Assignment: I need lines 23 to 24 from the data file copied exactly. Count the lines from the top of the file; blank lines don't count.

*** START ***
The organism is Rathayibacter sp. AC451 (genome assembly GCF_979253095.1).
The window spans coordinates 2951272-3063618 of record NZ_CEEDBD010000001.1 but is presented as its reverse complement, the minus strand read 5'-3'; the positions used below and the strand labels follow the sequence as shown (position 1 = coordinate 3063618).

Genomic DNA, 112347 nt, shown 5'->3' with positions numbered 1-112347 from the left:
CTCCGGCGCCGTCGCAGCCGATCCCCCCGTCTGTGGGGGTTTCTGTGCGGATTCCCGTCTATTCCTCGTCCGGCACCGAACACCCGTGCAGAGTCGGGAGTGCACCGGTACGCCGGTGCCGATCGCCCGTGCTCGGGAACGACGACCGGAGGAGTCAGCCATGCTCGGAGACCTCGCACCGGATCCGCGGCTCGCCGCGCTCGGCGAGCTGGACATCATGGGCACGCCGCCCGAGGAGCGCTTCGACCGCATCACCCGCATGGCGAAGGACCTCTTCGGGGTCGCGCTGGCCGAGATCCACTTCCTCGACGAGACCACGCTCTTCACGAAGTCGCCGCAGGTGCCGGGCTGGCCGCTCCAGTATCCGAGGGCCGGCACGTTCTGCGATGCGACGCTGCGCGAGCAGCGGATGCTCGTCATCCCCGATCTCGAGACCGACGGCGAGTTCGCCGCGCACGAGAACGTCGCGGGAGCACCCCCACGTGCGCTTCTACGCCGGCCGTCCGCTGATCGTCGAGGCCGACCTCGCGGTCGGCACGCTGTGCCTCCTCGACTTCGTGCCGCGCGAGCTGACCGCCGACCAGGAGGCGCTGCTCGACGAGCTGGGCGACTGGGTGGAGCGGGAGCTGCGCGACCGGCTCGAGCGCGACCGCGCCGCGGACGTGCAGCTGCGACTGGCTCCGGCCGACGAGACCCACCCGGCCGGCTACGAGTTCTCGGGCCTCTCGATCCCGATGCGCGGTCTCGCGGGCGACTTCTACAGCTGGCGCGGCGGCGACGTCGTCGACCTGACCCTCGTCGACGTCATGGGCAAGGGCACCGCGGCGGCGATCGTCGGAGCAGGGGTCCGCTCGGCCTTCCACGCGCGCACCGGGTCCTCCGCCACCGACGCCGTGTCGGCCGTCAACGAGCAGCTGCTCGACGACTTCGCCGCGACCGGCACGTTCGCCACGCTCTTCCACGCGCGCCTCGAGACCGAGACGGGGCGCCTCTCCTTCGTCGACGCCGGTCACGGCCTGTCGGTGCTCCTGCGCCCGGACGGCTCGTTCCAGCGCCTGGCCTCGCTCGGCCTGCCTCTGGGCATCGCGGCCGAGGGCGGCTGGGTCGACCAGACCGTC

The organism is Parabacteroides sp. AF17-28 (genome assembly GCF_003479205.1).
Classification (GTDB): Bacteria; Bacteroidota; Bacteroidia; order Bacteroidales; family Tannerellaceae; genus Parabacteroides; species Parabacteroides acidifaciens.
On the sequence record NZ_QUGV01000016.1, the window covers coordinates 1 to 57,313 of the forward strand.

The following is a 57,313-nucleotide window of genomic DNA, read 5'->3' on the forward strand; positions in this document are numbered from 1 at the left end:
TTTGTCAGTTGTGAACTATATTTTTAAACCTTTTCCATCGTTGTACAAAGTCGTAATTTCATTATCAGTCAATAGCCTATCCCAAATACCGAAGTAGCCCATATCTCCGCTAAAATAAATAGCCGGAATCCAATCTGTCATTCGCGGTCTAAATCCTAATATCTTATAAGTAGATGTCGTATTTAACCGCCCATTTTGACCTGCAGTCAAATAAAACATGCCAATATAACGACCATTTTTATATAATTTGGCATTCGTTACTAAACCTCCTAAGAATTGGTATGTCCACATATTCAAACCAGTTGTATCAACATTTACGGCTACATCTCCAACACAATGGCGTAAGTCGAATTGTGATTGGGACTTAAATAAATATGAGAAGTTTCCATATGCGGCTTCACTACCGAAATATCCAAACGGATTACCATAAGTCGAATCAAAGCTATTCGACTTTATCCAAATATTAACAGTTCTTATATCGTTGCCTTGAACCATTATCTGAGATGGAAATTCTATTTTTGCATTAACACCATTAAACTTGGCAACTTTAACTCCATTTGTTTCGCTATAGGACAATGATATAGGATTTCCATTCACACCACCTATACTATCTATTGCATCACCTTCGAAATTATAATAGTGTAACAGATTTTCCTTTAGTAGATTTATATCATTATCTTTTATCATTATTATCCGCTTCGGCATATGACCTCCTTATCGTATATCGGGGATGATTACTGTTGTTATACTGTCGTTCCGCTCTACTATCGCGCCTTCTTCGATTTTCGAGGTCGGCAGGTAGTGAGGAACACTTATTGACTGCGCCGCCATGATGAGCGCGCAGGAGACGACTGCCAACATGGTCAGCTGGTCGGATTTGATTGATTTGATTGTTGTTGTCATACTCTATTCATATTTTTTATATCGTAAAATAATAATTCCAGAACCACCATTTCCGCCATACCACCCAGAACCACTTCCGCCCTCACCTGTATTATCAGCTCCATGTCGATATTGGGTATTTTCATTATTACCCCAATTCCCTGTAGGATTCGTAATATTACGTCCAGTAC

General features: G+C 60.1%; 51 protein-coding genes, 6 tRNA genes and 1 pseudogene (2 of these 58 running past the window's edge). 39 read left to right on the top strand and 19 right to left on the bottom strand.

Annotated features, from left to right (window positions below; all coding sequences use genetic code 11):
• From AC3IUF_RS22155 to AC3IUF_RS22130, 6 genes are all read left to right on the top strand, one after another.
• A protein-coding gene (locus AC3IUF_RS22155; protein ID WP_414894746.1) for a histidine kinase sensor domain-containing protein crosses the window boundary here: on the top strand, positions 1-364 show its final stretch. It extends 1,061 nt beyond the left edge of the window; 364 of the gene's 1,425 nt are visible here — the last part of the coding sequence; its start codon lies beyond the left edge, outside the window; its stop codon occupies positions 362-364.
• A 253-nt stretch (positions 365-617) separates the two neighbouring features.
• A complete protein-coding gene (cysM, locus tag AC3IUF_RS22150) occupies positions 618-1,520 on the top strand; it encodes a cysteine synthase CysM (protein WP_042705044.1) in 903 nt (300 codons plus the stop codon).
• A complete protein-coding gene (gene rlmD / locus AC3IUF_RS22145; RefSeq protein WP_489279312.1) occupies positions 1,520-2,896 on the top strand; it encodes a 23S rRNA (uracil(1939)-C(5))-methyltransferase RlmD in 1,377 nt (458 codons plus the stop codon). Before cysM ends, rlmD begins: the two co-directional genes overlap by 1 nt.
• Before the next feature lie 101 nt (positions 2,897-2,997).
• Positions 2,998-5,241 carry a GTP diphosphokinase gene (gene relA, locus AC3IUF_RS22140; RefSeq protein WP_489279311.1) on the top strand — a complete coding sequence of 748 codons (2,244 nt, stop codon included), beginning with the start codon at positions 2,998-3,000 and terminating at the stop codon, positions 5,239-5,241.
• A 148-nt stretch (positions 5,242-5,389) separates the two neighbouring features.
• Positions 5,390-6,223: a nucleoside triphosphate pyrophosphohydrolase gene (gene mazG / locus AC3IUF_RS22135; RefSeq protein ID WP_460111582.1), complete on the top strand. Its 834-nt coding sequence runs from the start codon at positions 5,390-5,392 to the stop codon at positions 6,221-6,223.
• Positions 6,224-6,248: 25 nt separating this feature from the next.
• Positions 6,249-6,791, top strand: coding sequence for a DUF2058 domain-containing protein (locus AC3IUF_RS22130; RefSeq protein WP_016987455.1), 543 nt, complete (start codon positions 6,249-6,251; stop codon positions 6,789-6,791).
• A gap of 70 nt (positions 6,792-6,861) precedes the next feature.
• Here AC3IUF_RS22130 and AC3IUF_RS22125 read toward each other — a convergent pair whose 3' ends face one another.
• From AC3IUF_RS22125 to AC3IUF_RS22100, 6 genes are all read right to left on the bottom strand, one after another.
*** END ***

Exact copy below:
• A gap of 70 nt (positions 6,792-6,861) precedes the next feature.
• Here AC3IUF_RS22130 and AC3IUF_RS22125 read toward each other — a convergent pair whose 3' ends face one another.